Given the statutory constraints (i.e., changes to the law itself would require Congressional action, a path the workgroup will not pursue), the options are limited—and each carries consequences for the program’s long-term goals. The workgroup acknowledged the concerns of vendors regarding the time needed to adequately and safely develop and deploy any new required functionality. They also appreciated the impact on providers of the implementation and training demands associated with upgrading technology, particularly at a time when providers are facing other IT challenges such as ICD-10 and HIPAA 5010. The workgroup considered the following options:
Option 1: Slow down the program’s pace by not adding any new measures and functionalities to Stage 2, but merely increasing the thresholds related to Stage 1 measures.
Option 2: Delay the start of Stage 2 by allowing each provider more time at Stage 1 or by basing the initiation of Stage 2 on the overall level of provider compliance/success in Stage 1.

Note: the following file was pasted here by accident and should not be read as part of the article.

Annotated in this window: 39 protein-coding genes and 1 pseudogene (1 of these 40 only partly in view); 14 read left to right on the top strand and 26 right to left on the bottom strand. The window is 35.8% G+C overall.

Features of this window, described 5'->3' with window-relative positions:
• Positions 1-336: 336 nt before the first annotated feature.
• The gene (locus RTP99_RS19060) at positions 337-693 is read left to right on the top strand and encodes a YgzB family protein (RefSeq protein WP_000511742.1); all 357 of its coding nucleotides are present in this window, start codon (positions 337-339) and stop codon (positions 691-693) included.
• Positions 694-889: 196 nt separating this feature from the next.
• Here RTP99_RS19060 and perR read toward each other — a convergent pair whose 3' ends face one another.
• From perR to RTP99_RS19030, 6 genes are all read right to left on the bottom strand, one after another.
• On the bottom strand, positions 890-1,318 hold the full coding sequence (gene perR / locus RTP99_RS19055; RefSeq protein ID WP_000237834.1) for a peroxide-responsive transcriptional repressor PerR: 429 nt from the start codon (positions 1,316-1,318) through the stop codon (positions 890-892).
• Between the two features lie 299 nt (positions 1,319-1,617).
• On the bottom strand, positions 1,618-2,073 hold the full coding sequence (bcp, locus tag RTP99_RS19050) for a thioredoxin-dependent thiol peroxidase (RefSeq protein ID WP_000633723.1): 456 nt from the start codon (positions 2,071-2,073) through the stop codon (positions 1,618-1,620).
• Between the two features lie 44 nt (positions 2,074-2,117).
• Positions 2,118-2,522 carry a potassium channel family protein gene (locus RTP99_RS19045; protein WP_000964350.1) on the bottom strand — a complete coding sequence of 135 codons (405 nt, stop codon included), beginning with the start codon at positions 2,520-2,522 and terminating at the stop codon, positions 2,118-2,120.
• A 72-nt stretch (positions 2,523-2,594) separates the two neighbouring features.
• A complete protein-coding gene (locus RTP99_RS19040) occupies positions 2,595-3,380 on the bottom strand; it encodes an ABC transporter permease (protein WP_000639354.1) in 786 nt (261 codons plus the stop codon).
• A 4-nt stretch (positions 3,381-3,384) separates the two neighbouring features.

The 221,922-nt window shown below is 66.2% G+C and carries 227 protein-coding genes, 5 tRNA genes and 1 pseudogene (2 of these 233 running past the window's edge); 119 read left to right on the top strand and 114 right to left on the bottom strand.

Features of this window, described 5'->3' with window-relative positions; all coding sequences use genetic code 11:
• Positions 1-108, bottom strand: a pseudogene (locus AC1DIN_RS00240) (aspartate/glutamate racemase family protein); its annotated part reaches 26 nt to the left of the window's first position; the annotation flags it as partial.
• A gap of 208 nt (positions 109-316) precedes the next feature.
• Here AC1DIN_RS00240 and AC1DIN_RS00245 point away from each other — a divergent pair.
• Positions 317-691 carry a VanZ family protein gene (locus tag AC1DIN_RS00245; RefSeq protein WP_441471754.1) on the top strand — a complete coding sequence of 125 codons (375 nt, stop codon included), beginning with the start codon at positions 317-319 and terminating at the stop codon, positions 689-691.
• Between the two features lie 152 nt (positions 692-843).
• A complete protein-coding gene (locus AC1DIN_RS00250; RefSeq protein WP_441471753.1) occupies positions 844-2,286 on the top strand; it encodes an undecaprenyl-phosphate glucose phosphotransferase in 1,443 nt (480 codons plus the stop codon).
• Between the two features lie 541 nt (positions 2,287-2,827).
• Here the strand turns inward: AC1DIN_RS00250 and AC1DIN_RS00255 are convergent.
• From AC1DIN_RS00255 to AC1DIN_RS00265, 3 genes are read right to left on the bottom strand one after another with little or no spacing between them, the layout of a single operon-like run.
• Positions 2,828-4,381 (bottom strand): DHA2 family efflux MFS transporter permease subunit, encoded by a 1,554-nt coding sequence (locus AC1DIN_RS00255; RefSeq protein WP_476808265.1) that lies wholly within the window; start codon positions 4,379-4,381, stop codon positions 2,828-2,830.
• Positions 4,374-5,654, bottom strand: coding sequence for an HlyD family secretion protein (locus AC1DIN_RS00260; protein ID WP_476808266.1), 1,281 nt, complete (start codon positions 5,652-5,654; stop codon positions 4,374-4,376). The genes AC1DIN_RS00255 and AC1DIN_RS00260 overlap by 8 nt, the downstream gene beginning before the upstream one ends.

Option 3: Shorten the first year’s reporting period to 90 days when providers progress to Stage 2.
The workgroup identified the following as the problems associated with each of the above proposals:
Option 1 (no new measures) will not get the program where it needs to be rapidly enough. It does not advance the program past data capture and towards the program’s goals: interoperability; “advancing clinical processes” (the goal of Stage 2); or improving outcomes (the goal of Stage 3).
Option 2 (delay Stage 2) raised the concern that extending Stage 2 will set a precedent for delaying Stage 3. The dwindling financial incentives and the lack of positive incentives after 2016 could reduce interest in Stage 2 or make it difficult for the program as a whole to ever progress past Stage 2, given that there are no positive incentives available after 2016.